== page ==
EON #8 – Mar 27-Apr 2, 2013

THIS WEEK: School Discipline Feeds Prison Pipeline … Who Loses With School Choice … Teacher Evaluations Revamped For What? … Atlanta Cheating Scandal Caused By Test Obsession … State College Funding Cuts Fuel Student Loans … Student Debt Blocks Millennials From The Middle Class


Will Charter Schools Survive The Charter School Movement?

By Jeff Bryant

“As states … loosen government regulations of [charter] schools … proponents of charter schools are calling for tougher oversight … Stories of low-quality charter schools, in fact, have now become routine in local and national news… The whole movement-driven notion that charter school proliferation should be enabled by lifting regulations and bureaucracy is completely contradictory to the imperative for higher quality charter schools.”
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School Suspensions: Does Racial Bias Feed The School-To-Prison Pipeline?

Christian Science Monitor

“While African-Americans make up 18% of the students in this large sample, they account for 46% of students suspended more than once, 39% of students expelled, and 36% of students arrested on campus … A ‘zero tolerance’ mentality has contributed dramatically to a spike in exclusionary discipline that involves racial disparities … [and] a ‘school-to-prison pipeline.'”
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Letter To Civil Rights And School “Choice” Advocates

Cloaking Inequality

Texas education professor Julian Vasquez Heilig argues, “School choice advocates are a motley alliance between those whose primary focus is … to see greater opportunity for historically underserved students of color (Civil Rights) and those that want to see the state reduce its role in public education … Guess who loses out in a school system dominated by choice? … Students without capital (test scores become capital in addition to $) are denied access in markets. If you go to the grocery market without cash, you will come away empty-handed.”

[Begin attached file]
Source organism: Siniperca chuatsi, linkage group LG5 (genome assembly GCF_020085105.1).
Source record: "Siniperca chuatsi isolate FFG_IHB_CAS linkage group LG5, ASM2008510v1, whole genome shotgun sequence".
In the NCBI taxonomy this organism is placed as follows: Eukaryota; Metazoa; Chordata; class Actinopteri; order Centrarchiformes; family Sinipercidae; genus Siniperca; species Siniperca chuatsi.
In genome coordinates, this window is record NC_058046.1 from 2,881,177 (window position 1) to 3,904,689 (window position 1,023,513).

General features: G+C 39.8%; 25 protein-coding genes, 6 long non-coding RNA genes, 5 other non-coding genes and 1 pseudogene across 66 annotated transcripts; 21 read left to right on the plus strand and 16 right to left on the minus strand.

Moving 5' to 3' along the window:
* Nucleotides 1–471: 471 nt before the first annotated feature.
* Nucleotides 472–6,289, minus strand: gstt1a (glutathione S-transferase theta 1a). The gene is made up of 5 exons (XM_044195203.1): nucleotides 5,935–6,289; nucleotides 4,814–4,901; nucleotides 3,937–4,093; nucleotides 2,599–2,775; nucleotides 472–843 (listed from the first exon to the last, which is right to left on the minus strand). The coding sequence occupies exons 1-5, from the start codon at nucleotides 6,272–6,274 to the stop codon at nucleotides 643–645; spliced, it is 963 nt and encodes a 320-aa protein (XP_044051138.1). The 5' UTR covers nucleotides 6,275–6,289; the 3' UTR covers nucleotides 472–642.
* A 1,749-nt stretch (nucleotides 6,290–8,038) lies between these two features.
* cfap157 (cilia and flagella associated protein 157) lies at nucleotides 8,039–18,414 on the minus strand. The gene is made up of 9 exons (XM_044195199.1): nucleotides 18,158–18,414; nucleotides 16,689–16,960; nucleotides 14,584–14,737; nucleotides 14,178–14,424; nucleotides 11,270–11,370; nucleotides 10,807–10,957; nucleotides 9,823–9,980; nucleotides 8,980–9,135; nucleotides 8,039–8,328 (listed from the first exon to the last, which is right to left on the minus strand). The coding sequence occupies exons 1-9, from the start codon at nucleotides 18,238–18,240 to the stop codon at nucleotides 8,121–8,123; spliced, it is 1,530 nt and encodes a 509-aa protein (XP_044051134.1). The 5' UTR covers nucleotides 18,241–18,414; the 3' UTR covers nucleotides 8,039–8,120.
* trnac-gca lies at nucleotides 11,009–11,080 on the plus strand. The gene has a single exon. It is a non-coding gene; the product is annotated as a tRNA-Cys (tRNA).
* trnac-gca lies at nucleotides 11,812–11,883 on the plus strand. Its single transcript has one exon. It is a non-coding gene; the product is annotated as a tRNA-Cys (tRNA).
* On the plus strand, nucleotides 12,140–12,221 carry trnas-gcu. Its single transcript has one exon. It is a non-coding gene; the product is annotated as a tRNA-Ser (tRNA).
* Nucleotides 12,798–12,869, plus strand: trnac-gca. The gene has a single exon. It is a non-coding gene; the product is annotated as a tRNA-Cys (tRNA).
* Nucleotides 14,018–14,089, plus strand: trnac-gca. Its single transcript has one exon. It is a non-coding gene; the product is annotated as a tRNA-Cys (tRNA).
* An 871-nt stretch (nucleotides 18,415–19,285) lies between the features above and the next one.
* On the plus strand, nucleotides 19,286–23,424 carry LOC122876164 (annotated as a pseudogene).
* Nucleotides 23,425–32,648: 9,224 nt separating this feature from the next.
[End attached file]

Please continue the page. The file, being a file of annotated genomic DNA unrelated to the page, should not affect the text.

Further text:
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Curious Grade For Teachers: Nearly All Pass

The New York Times

“Education reformers and their allies in both parties have revamped the way teachers are graded, abandoning methods under which nearly everyone was deemed satisfactory … Advocates of education reform concede that … after many millions of dollars developing the new systems and thousands of hours of training, [the results] are worrisome.”
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Atlanta’s Former Schools Chief Charged Under Law Used Against Mafia

The Washington Post

Valerie Strauss writes, “In 2009, Beverly Hall was tapped as the National Superintendent of the Year, hailed for driving up standardized test scores in the Atlanta Public Schools … But the scores were illusory, and Hall was just indicted under a law used against Mafia leaders, charged with leading a ‘corrupt’ organization … These cheating scandals have been a result of test-obsessed school reform.”
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College Affordability Is A Struggle As State Aid Drops, Tuition Rises

McClatchy Newspapers

“States have cut their support for public colleges and universities – deeply, in some cases – and schools have raised tuition … dropped classes, eliminated faculty and reduced other services … Twenty years ago, fewer than half of students at four-year public and private institutions graduated with loans … Now, two-thirds shoulder an average debt of $26,600.”
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How Student Loans Are Keeping You Out Of The Middle Class


“Millennials have accumulated less wealth since entering the workforce than their parents did at the same age … The problems that have led to today’s middle-class crisis for borrowers aren’t unknown. Cuts to public funding for higher education have gradually shifted the costs of a college education on to individual students. With scholarship and grant funding limited, students have turned to loans … Advocates have begun to push for student loan interest rate reform.”
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